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The general rule is, of course, that ignorance of the law or mistake of the law is no defense to a criminal prosecution. However, when the term "willfully" is used in complex statutory schemes, such as federal criminal tax statutes, the term "willful" means a voluntary, intentional violation of a known legal duty.
Plaintiff government filed misdemeanor criminal charges against defendant Dennis Moran, the operator of a "mom-and-pop" video rental store, accusing the latter of violating federal copyright laws. Defendant contended that he made a copy of each copyrighted videotape and retained the original to safeguard it, and that he believed the practice was legal as long as he had purchased the "original" videotape. Defendant therefore argued that he lacked the specific intent to violate the law and should be found not guilty. Plaintiff contended that the term "willful" in the copyright statute, 17 U.S.C.S. § 506(a) meant intent to copy and not to infringe.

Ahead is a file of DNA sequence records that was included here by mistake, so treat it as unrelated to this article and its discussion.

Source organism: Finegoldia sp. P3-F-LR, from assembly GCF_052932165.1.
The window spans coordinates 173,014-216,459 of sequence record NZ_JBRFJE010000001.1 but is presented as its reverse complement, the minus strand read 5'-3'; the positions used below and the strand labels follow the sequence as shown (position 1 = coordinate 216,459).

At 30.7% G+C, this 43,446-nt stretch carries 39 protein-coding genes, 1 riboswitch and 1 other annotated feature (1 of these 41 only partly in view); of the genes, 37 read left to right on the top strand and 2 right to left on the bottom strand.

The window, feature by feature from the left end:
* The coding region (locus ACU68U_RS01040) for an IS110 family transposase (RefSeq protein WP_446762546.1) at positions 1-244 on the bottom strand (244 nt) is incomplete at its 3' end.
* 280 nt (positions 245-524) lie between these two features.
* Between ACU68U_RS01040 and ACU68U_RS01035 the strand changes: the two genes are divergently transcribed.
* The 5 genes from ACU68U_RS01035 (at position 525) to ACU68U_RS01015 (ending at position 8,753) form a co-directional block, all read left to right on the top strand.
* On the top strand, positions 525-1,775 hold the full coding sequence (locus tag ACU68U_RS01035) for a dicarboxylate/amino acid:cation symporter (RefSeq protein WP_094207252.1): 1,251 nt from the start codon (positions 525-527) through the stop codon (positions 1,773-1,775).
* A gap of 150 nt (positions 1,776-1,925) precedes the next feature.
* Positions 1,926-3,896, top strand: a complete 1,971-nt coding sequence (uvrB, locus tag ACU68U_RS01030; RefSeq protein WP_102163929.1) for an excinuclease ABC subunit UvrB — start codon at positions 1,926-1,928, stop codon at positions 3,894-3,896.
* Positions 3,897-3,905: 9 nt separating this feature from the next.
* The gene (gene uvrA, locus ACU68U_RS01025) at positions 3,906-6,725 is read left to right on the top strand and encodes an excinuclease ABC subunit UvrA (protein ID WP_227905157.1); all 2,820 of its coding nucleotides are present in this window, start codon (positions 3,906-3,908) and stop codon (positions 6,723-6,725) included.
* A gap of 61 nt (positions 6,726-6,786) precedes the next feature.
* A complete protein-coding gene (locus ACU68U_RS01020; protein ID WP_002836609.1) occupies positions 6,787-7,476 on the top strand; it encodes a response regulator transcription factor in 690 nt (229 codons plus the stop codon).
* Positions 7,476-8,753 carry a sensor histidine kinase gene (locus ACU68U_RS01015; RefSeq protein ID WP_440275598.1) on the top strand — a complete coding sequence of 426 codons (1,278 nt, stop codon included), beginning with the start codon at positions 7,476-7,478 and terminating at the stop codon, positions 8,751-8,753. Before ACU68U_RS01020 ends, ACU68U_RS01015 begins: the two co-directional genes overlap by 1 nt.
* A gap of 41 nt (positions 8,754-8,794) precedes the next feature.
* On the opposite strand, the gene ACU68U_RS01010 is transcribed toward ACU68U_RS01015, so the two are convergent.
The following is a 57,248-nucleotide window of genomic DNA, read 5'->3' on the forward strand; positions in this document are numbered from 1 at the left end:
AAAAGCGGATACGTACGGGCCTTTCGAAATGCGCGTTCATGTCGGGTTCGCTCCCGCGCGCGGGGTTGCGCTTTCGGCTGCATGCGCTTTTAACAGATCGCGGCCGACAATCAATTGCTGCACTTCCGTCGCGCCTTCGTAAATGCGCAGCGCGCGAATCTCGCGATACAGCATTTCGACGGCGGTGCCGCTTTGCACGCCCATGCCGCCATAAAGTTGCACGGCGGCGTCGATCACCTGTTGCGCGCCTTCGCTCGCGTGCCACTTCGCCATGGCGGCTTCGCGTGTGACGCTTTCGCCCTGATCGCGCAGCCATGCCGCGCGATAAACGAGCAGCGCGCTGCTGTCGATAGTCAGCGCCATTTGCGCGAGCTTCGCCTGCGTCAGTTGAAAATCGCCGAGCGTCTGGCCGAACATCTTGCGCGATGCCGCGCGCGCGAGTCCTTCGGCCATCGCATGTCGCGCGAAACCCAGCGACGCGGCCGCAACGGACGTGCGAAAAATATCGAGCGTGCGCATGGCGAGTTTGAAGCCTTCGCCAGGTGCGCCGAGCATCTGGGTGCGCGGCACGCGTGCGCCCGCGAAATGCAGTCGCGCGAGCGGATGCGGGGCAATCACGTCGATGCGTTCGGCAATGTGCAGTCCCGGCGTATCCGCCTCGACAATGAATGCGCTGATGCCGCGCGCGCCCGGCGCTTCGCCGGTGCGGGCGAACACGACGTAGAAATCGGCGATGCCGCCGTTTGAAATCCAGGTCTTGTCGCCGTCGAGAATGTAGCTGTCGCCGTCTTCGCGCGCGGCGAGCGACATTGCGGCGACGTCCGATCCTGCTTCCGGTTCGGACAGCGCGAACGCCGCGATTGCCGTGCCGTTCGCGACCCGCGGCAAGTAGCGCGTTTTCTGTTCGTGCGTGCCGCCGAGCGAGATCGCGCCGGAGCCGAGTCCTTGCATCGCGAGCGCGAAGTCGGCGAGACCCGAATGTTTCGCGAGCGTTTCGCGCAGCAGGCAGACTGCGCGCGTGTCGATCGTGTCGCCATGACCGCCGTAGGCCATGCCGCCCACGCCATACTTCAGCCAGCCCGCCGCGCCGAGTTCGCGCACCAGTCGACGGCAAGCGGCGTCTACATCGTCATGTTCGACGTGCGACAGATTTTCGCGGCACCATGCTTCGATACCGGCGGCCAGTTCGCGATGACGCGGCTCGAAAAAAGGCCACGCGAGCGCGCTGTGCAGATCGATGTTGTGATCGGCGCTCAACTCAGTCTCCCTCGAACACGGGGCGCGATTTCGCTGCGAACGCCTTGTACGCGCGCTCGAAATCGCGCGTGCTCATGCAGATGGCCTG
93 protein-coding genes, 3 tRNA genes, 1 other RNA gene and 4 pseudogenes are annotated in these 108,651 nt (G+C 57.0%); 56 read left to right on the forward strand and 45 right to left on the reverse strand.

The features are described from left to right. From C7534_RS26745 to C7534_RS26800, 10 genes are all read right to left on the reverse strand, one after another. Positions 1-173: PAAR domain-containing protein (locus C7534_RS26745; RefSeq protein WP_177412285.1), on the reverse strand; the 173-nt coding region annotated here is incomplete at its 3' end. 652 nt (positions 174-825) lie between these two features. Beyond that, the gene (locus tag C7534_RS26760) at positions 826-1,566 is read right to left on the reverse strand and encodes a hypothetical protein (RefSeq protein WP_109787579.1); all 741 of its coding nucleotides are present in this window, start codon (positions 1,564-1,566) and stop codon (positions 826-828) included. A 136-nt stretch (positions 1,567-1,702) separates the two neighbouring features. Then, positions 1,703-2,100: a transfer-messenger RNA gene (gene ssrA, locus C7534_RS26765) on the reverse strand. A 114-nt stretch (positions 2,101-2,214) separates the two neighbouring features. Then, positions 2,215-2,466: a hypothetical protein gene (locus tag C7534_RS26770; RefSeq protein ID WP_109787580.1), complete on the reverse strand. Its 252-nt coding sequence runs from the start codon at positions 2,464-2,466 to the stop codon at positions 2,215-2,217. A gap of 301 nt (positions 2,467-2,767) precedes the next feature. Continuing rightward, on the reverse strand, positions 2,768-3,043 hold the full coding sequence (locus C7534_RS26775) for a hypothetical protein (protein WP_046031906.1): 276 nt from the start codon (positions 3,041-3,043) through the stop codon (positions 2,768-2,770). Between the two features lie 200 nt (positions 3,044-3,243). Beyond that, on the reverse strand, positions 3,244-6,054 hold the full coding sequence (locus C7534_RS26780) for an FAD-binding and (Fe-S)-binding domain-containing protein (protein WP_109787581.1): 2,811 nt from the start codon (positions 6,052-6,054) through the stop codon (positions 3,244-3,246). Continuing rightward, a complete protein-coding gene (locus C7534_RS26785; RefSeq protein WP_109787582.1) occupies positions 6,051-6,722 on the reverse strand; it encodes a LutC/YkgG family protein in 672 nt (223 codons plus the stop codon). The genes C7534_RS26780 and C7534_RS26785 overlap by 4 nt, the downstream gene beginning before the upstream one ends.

Under the circumstances, could the defendant be found guilty of violating 17 U.S.C.S. § 506(a), notwithstanding the fact that he lacked the specific intent to violate the law?
The court found defendant not guilty, holding that while ignorance of the law was no defense to criminal prosecution in complex statutory schemes, such as the copyright statute and federal criminal tax statutes, the term "willful" meant a voluntary, intentional violation of a known legal duty.